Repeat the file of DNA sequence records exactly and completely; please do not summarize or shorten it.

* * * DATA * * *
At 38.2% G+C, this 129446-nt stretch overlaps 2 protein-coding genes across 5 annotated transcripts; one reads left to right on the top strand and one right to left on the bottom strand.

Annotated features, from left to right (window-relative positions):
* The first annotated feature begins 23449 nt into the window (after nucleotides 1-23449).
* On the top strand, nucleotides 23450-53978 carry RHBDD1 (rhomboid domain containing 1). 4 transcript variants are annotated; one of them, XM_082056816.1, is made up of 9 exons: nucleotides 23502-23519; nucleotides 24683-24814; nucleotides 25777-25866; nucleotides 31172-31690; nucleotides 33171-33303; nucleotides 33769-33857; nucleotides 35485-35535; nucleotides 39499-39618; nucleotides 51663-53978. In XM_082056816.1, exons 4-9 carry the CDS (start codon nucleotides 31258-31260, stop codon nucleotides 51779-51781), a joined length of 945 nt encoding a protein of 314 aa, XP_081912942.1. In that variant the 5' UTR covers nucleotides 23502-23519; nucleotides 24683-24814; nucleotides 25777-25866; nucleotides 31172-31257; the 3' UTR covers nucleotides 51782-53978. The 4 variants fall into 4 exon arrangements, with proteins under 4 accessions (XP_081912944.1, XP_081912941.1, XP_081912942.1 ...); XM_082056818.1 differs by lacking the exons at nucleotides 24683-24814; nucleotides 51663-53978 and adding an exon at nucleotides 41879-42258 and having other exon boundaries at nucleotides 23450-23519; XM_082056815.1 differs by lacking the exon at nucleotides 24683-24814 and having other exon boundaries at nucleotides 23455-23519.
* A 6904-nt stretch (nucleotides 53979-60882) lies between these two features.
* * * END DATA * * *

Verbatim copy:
At 38.2% G+C, this 129446-nt stretch overlaps 2 protein-coding genes across 5 annotated transcripts; one reads left to right on the top strand and one right to left on the bottom strand.

Annotated features, from left to right (window-relative positions):
* The first annotated feature begins 23449 nt into the window (after nucleotides 1-23449).
* On the top strand, nucleotides 23450-53978 carry RHBDD1 (rhomboid domain containing 1). 4 transcript variants are annotated; one of them, XM_082056816.1, is made up of 9 exons: nucleotides 23502-23519; nucleotides 24683-24814; nucleotides 25777-25866; nucleotides 31172-31690; nucleotides 33171-33303; nucleotides 33769-33857; nucleotides 35485-35535; nucleotides 39499-39618; nucleotides 51663-53978. In XM_082056816.1, exons 4-9 carry the CDS (start codon nucleotides 31258-31260, stop codon nucleotides 51779-51781), a joined length of 945 nt encoding a protein of 314 aa, XP_081912942.1. In that variant the 5' UTR covers nucleotides 23502-23519; nucleotides 24683-24814; nucleotides 25777-25866; nucleotides 31172-31257; the 3' UTR covers nucleotides 51782-53978. The 4 variants fall into 4 exon arrangements, with proteins under 4 accessions (XP_081912944.1, XP_081912941.1, XP_081912942.1 ...); XM_082056818.1 differs by lacking the exons at nucleotides 24683-24814; nucleotides 51663-53978 and adding an exon at nucleotides 41879-42258 and having other exon boundaries at nucleotides 23450-23519; XM_082056815.1 differs by lacking the exon at nucleotides 24683-24814 and having other exon boundaries at nucleotides 23455-23519.
* A 6904-nt stretch (nucleotides 53979-60882) lies between these two features.